“As I walk, as I walk, the Universe is walking with me.”
(from the Navajo rain dance ceremony)
Digital artwork by David P. Crews
The shamanic path gives us direct, personal experience of non-ordinary as well as everyday reality. These shamanic experiences underlie all our religious ideas. I believe it represents the source experiences that establish our core humanity. It is our birthright, available to all who wish to experience the universe rather than just read about it.
“The crude product of nature, the object fashioned by the industry of man, acquire their reality, their identity, only to the extent of their participation in a transcendent reality.”
Mircea Eliade: The Myth of the Eternal Return (1954)
“The Experience of Sacred Space makes possible the “founding of the world”: where the sacred Manifests itself in space, the real unveils itself, the world comes into existence.”
Mircea Eliade: The Sacred and the Profane : The Nature of Religion: The Significance of Religious Myth, Symbolism, and Ritual within Life and Culture (1961), translated from the French by William R. Trask
My elk-hide shaman’s drum, from a spirit circle in Southern Utah. We drummed and danced as visionary artists Alex and Allyson Grey created a mural on the cliff behind us.
Sitting in the center
Sitting up high
Sing your song
Make the sky.
Sitting in the center
Weaving a web
Spinning our song
Make it spread.
Canyon de Chelly (pronounced “deh Shay”) is in the heartland of the Navajo Nation in NE Arizona. It is a very worthwhile destination for its scenic beauty, but take some time to learn about the trying history of this place as well. I have very mixed feelings about Kit Carson. He was more in-tune with the native peoples than almost any white man at that time, but then he did the Army’s bidding in Canyon de Chelly and the results still echo hauntingly off the canyon’s red-brown cliffs today.
“To the intelligent, nature converts itself into a vast promise,
and will not be rashly explained.
Her secret is untold.”
Ralph Waldo Emerson – “Nature,” Essays, Second Series (1844).
Goblin Valley State Park is just one of the wondrous, alien landscapes in Southern Utah. This land casts a spell unlike any other place I know.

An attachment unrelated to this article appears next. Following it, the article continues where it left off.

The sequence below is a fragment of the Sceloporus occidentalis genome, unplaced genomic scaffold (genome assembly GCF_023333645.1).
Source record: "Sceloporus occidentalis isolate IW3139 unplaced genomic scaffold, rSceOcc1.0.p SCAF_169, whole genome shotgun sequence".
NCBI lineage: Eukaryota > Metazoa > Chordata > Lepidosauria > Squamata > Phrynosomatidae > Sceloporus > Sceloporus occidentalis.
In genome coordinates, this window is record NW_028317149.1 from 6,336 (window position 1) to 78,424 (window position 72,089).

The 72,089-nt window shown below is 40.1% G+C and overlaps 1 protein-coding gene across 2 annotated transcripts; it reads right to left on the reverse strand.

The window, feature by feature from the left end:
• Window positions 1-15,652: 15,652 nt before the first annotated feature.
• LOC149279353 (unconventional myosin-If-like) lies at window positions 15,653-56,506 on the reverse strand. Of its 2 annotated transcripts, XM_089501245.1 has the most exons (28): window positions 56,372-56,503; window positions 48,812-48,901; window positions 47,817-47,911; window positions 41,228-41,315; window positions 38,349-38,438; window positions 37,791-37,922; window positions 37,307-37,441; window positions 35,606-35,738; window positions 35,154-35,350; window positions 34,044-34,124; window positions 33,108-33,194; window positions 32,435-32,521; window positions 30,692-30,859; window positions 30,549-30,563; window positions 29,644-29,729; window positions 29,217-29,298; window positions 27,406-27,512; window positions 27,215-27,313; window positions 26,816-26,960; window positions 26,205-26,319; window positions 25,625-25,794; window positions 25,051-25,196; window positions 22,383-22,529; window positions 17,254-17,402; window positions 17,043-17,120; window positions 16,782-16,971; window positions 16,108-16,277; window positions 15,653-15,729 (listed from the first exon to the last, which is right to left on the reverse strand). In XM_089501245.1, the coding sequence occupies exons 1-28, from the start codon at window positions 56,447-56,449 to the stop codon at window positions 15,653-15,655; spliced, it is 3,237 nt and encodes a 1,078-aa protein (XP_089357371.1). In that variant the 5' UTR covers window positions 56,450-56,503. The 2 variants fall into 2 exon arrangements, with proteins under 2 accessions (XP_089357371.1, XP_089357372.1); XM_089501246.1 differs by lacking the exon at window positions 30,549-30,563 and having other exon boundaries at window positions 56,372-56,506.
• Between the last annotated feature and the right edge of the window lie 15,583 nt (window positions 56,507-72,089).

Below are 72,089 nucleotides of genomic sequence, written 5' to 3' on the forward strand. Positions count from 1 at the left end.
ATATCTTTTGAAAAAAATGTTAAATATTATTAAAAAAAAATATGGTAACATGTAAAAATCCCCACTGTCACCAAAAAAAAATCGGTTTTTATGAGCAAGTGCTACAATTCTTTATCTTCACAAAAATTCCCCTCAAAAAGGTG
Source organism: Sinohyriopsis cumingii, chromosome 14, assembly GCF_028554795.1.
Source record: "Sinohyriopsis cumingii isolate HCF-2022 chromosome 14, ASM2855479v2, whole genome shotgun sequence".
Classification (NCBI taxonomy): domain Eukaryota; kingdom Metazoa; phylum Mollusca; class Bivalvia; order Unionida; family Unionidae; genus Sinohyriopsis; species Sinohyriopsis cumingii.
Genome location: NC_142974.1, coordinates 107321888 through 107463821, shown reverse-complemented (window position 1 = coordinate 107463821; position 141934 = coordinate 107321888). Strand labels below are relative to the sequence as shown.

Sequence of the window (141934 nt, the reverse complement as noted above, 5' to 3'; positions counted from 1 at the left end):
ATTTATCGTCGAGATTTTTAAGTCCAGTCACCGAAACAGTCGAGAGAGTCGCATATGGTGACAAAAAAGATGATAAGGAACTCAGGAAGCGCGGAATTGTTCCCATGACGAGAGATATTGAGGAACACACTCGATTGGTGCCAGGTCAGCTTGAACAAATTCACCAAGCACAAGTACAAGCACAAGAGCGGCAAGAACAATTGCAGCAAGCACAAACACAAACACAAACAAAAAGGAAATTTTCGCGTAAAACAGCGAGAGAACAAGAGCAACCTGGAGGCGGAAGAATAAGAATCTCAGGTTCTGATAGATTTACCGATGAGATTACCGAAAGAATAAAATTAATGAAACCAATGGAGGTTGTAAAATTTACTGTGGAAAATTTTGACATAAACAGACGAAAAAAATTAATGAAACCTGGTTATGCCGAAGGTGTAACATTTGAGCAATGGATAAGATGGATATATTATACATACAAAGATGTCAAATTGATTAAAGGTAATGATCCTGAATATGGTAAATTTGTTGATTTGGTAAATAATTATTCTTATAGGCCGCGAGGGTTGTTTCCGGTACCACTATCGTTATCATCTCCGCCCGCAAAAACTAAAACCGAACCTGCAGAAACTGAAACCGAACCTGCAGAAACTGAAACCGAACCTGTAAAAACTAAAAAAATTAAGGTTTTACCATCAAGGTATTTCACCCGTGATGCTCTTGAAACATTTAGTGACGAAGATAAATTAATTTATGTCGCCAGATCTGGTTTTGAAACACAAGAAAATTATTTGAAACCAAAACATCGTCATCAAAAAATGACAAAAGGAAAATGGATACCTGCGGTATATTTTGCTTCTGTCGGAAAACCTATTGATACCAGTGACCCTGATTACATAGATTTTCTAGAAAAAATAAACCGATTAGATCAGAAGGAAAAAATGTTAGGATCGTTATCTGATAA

For those interested in the entheogenic San Pedro (Huachuma) or Peyote cacti, this is an interesting article on the near-mythical Cactus of the Four Winds.
It is very possible that humans have caused some ancient, powerful psychoactive plants to go extinct. Soma is the most notable one of these. It may be that some of these plants were/are very rare, and we simply loved them to death. It will be interesting to see if this one (if truly a separate plant) can be found still living in some strange nook of the Peruvian mountains or deserts.
My last post about the Mayans made me think about how they revered caves and other underground spaces as sacred portals to the afterlife, so I thought I’d post this recent image of mine from Carlsbad Caverns Nat. Park.
Of all the
I do love
– David Crews
“I am a being of Heaven and Earth, of thunder and lightning, of rain and wind, of the galaxies.”
A summer storm vies for attention with the setting sun in the Window in the Chisos Mountains in Big Bend National Park, Texas. I’ve been visiting and photographing this amazing place on the planet for over 50 years.
“Could the prehistoric artists have been hallucinating and painting their visions? And was it possible that such practices could lie at the foundation of art and religion, the most exalted achievements of mankind?”
Graham Hancock, Supernatural – Meetings with the Ancient Teachers of Mankind (Canada: Doubleday Canada, 2005) p. 158
The great escarpment of the Vermilion Cliffs lies just north of the Grand Canyon.
Time has a different pace in realms like this. To the ancient shamanic Taoists, vermilion was the color of eternity.